What is my Duty to Shovel Snow?

January 11, 2010 Published by

Snow is beautiful.  I love to watch it fall.  I takes me back to my childhood, when a snowman, a snow angel, sledding and hot chocolate were what snow meant.  As an adult I know about the dangers associated with snow.  My father’s cold turned into pneumonia while he was shoveling snow.  Every year you hear about someone having a heart attack while out shoveling their front walk.  The more common injury, though, is a back injury.  When the snow warms up, melts and then the temperatures drop we get the ice and the danger becomes real for us all.  Slipping on the ice can cause all sorts of very serious injuries.  I have represented people who have ruptured discs,  hit their heads and had a brain injury, been in car wrecks and have been paralyzed with a spinal cord injury.  But we are not here to talk about traffic accidents.  We are here to discuss the duty to remove snow and ice from sidewalks.  

 Homeowners and business owners have a duty to keep their property in a reasonably safe condition for their guests and business patrons.  So if you are a homeowner, and you have no one coming over, you probably don’t have to worry about shoveling your walks.  If you invite someone over, though, a reasonable person would want to make sure that that person  can get into their home without falling.  In this circumstance, shoveling the walk, or putting down ice melt is a reasonable thing to do to make your walk safe.  If your property is in a city or town, and your property is boardered by a public walk, what is your duty?  Most Cities and towns have ordinances which require people who have a public walk next to their property to shovel that walk.  If you do not shovel that walk, and the city or town is up to the task, they can write you a ticket, and you may have to pay a fine.  However, this duty to shovel the public walk does not make the homeowner responsible for a persons injuries if they do not shovel the walk and that someone falls.  We do not owe a duty to other people to shovel snow on other people’s property, including public property.  The duty is to the City, and you can be fined (though this rarely happens) but you are not liable if you were to get sued.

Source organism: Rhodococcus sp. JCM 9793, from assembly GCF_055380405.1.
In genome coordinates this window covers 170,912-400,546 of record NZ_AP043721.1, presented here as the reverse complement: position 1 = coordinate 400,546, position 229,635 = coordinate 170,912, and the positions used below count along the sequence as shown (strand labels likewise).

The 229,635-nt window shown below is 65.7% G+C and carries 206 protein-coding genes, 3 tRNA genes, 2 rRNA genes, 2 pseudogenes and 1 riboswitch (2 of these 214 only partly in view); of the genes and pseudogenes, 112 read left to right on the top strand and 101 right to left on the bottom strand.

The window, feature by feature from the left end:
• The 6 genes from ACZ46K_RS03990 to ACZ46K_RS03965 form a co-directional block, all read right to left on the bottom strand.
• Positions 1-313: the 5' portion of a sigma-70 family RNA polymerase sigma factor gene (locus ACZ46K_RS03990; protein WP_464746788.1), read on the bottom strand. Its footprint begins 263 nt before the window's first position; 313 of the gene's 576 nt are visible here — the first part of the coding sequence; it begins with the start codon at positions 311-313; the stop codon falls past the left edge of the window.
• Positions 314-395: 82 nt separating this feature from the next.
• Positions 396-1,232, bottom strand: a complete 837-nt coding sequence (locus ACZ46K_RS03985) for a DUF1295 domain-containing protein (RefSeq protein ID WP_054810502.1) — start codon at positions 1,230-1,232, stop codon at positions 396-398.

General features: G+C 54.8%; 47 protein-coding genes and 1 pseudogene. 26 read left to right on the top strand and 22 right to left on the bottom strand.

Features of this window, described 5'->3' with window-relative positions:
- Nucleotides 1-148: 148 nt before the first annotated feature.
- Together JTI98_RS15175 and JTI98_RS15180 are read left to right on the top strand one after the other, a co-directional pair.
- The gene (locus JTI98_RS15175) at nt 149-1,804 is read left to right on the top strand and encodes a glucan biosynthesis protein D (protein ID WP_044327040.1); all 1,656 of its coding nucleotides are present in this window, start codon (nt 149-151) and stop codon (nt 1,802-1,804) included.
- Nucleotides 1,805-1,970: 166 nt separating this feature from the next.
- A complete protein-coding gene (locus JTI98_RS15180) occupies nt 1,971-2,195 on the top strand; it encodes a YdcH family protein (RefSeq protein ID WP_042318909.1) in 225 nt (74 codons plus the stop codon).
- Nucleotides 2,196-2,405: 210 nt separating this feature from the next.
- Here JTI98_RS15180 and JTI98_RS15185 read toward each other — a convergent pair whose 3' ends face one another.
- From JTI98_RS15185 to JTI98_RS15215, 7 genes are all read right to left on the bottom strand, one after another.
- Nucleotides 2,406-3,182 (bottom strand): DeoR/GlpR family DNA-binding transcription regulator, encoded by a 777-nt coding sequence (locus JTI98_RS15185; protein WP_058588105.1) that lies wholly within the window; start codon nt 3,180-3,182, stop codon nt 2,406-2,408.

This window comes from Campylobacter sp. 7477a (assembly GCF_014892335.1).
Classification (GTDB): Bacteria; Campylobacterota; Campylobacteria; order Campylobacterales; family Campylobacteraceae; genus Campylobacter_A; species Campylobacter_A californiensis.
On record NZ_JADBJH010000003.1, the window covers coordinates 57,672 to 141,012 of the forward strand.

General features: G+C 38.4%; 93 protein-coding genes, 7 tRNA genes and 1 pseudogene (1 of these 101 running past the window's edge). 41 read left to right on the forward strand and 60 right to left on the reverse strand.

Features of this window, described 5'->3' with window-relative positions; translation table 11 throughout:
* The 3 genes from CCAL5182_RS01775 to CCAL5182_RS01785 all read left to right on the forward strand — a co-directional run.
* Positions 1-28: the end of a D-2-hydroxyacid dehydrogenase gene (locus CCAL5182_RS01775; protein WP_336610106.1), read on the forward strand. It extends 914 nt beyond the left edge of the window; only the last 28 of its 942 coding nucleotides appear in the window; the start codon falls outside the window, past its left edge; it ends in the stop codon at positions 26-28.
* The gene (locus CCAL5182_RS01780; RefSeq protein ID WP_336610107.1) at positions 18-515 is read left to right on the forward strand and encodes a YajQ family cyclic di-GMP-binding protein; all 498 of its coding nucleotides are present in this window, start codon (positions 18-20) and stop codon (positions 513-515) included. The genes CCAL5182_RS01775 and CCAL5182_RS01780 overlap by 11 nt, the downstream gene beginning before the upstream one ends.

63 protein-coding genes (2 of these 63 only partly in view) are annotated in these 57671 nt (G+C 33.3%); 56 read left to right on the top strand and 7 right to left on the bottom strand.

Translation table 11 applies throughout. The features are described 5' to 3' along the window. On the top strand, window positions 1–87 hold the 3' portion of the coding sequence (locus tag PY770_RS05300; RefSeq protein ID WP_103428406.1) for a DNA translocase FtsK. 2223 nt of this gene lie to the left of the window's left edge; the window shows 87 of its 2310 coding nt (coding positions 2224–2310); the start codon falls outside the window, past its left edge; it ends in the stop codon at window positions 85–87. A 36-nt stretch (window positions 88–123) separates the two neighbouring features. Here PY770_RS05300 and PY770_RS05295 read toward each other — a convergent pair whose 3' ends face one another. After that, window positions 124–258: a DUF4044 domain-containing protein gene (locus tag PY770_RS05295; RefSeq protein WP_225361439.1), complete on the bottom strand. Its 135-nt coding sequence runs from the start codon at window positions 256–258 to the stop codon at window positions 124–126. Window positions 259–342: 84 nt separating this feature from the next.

Business owners have essentially the same duties as homeowners.  The major difference is that the whole point of the business is to get people into your store to buy what you have to sell.  Usually the store owner puts up catchy signs and lights to catch the attention of the consumer to lure them into the store.  Because the store owners know that people will be coming and their attention will be diverted, it is important, that once they know there is snow and or ice on the ground, they must make the walks and parking lots safe for those customers.  A reasonable business owner does this by contracting with a snow removal business.  The property owner is still responsible to make sure the snow removal business does a good job making their property safe for their customers.

In conclusion, if you are worried about what to do, it is probably safest to remove the snow and ice.  This helps us all get along and allows all to get things done.

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